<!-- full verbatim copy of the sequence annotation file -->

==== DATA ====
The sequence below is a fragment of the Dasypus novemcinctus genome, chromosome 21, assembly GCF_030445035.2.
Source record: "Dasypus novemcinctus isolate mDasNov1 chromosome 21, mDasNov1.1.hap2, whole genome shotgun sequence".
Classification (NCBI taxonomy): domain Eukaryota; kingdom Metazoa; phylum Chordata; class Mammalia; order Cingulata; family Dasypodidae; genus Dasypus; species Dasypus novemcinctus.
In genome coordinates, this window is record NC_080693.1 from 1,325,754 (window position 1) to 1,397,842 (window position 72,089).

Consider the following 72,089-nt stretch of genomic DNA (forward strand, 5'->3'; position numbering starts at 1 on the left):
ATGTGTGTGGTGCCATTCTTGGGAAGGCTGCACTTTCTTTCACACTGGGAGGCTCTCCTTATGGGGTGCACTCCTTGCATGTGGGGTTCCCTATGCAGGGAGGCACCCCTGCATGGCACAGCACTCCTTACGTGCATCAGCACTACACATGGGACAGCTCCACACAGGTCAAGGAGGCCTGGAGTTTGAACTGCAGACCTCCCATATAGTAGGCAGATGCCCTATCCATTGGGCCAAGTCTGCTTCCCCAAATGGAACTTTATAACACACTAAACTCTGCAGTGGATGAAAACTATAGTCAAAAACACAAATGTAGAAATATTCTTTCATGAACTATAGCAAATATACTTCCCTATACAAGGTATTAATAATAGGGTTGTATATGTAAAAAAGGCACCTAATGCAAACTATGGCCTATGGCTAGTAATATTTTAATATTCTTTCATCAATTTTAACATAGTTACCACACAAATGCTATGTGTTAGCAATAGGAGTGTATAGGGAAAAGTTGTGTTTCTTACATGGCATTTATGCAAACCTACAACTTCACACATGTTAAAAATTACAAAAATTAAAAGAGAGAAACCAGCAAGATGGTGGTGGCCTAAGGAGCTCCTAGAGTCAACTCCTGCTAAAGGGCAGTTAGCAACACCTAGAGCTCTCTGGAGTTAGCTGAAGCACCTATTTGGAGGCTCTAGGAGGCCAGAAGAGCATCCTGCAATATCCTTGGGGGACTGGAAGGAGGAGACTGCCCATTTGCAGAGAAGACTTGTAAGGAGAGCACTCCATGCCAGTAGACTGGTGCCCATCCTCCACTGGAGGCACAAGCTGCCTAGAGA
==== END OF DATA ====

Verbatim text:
The sequence below is a fragment of the Dasypus novemcinctus genome, chromosome 21, assembly GCF_030445035.2.
Source record: "Dasypus novemcinctus isolate mDasNov1 chromosome 21, mDasNov1.1.hap2, whole genome shotgun sequence".
Classification (NCBI taxonomy): domain Eukaryota; kingdom Metazoa; phylum Chordata; class Mammalia; order Cingulata; family Dasypodidae; genus Dasypus; species Dasypus novemcinctus.
In genome coordinates, this window is record NC_080693.1 from 1,325,754 (window position 1) to 1,397,842 (window position 72,089).

Consider the following 72,089-nt stretch of genomic DNA (forward strand, 5'->3'; position numbering starts at 1 on the left):
ATGTGTGTGGTGCCATTCTTGGGAAGGCTGCACTTTCTTTCACACTGGGAGGCTCTCCTTATGGGGTGCACTCCTTGCATGTGGGGTTCCCTATGCAGGGAGGCACCCCTGCATGGCACAGCACTCCTTACGTGCATCAGCACTACACATGGGACAGCTCCACACAGGTCAAGGAGGCCTGGAGTTTGAACTGCAGACCTCCCATATAGTAGGCAGATGCCCTATCCATTGGGCCAAGTCTGCTTCCCCAAATGGAACTTTATAACACACTAAACTCTGCAGTGGATGAAAACTATAGTCAAAAACACAAATGTAGAAATATTCTTTCATGAACTATAGCAAATATACTTCCCTATACAAGGTATTAATAATAGGGTTGTATATGTAAAAAAGGCACCTAATGCAAACTATGGCCTATGGCTAGTAATATTTTAATATTCTTTCATCAATTTTAACATAGTTACCACACAAATGCTATGTGTTAGCAATAGGAGTGTATAGGGAAAAGTTGTGTTTCTTACATGGCATTTATGCAAACCTACAACTTCACACATGTTAAAAATTACAAAAATTAAAAGAGAGAAACCAGCAAGATGGTGGTGGCCTAAGGAGCTCCTAGAGTCAACTCCTGCTAAAGGGCAGTTAGCAACACCTAGAGCTCTCTGGAGTTAGCTGAAGCACCTATTTGGAGGCTCTAGGAGGCCAGAAGAGCATCCTGCAATATCCTTGGGGGACTGGAAGGAGGAGACTGCCCATTTGCAGAGAAGACTTGTAAGGAGAGCACTCCATGCCAGTAGACTGGTGCCCATCCTCCACTGGAGGCACAAGCTGCCTAGAGA